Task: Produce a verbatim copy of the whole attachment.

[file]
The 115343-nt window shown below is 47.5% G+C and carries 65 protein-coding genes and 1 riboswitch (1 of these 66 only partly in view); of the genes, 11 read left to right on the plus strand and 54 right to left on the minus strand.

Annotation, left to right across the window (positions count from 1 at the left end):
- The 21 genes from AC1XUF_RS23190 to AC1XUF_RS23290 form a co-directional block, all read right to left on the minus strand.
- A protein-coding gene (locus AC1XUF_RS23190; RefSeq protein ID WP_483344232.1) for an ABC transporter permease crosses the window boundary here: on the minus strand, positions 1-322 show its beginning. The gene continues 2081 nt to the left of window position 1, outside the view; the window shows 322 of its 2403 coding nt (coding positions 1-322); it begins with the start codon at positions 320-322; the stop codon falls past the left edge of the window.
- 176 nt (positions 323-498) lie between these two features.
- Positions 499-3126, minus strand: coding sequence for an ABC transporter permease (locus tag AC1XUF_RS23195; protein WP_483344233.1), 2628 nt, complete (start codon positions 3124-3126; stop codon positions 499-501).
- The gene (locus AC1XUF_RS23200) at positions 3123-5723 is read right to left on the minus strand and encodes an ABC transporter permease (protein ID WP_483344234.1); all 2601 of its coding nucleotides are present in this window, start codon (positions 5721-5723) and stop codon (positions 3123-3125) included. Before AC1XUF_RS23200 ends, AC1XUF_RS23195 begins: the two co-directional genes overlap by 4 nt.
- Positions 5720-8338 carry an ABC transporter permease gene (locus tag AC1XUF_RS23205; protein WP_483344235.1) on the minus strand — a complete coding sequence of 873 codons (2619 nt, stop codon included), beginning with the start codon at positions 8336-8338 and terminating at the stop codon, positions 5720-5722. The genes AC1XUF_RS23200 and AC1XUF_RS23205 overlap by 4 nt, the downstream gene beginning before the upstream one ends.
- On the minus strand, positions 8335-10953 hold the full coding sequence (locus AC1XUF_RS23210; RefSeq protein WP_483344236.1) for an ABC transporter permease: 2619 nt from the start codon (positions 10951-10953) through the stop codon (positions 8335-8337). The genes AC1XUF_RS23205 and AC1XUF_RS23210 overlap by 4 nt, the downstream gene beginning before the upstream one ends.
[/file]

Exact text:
The 115343-nt window shown below is 47.5% G+C and carries 65 protein-coding genes and 1 riboswitch (1 of these 66 only partly in view); of the genes, 11 read left to right on the plus strand and 54 right to left on the minus strand.

Annotation, left to right across the window (positions count from 1 at the left end):
- The 21 genes from AC1XUF_RS23190 to AC1XUF_RS23290 form a co-directional block, all read right to left on the minus strand.
- A protein-coding gene (locus AC1XUF_RS23190; RefSeq protein ID WP_483344232.1) for an ABC transporter permease crosses the window boundary here: on the minus strand, positions 1-322 show its beginning. The gene continues 2081 nt to the left of window position 1, outside the view; the window shows 322 of its 2403 coding nt (coding positions 1-322); it begins with the start codon at positions 320-322; the stop codon falls past the left edge of the window.
- 176 nt (positions 323-498) lie between these two features.
- Positions 499-3126, minus strand: coding sequence for an ABC transporter permease (locus tag AC1XUF_RS23195; protein WP_483344233.1), 2628 nt, complete (start codon positions 3124-3126; stop codon positions 499-501).
- The gene (locus AC1XUF_RS23200) at positions 3123-5723 is read right to left on the minus strand and encodes an ABC transporter permease (protein ID WP_483344234.1); all 2601 of its coding nucleotides are present in this window, start codon (positions 5721-5723) and stop codon (positions 3123-3125) included. Before AC1XUF_RS23200 ends, AC1XUF_RS23195 begins: the two co-directional genes overlap by 4 nt.
- Positions 5720-8338 carry an ABC transporter permease gene (locus tag AC1XUF_RS23205; protein WP_483344235.1) on the minus strand — a complete coding sequence of 873 codons (2619 nt, stop codon included), beginning with the start codon at positions 8336-8338 and terminating at the stop codon, positions 5720-5722. The genes AC1XUF_RS23200 and AC1XUF_RS23205 overlap by 4 nt, the downstream gene beginning before the upstream one ends.
- On the minus strand, positions 8335-10953 hold the full coding sequence (locus AC1XUF_RS23210; RefSeq protein WP_483344236.1) for an ABC transporter permease: 2619 nt from the start codon (positions 10951-10953) through the stop codon (positions 8335-8337). The genes AC1XUF_RS23205 and AC1XUF_RS23210 overlap by 4 nt, the downstream gene beginning before the upstream one ends.